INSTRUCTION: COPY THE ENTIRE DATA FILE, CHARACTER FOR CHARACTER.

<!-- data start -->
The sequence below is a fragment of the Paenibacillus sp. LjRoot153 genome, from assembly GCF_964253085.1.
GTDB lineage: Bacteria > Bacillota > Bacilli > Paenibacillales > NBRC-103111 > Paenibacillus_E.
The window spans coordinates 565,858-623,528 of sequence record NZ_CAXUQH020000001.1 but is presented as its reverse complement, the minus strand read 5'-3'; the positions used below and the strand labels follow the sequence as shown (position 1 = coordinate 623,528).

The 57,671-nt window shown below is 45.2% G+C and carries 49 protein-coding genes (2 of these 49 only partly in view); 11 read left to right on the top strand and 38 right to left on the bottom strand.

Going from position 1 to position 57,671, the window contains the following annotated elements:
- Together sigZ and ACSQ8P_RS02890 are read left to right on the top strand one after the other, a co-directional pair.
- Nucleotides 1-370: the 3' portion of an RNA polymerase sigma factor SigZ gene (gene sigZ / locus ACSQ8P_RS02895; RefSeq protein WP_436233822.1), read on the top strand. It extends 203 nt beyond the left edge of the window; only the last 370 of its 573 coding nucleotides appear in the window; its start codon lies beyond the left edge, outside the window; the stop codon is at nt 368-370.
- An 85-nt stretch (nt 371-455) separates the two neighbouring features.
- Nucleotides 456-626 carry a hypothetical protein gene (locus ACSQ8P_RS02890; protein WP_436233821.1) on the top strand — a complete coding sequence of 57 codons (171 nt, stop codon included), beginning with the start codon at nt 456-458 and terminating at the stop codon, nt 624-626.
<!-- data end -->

The sequence below is a fragment of the Paenibacillus sp. LjRoot153 genome, from assembly GCF_964253085.1.
GTDB lineage: Bacteria > Bacillota > Bacilli > Paenibacillales > NBRC-103111 > Paenibacillus_E.
The window spans coordinates 565,858-623,528 of sequence record NZ_CAXUQH020000001.1 but is presented as its reverse complement, the minus strand read 5'-3'; the positions used below and the strand labels follow the sequence as shown (position 1 = coordinate 623,528).

The 57,671-nt window shown below is 45.2% G+C and carries 49 protein-coding genes (2 of these 49 only partly in view); 11 read left to right on the top strand and 38 right to left on the bottom strand.

Going from position 1 to position 57,671, the window contains the following annotated elements:
- Together sigZ and ACSQ8P_RS02890 are read left to right on the top strand one after the other, a co-directional pair.
- Nucleotides 1-370: the 3' portion of an RNA polymerase sigma factor SigZ gene (gene sigZ / locus ACSQ8P_RS02895; RefSeq protein WP_436233822.1), read on the top strand. It extends 203 nt beyond the left edge of the window; only the last 370 of its 573 coding nucleotides appear in the window; its start codon lies beyond the left edge, outside the window; the stop codon is at nt 368-370.
- An 85-nt stretch (nt 371-455) separates the two neighbouring features.
- Nucleotides 456-626 carry a hypothetical protein gene (locus ACSQ8P_RS02890; protein WP_436233821.1) on the top strand — a complete coding sequence of 57 codons (171 nt, stop codon included), beginning with the start codon at nt 456-458 and terminating at the stop codon, nt 624-626.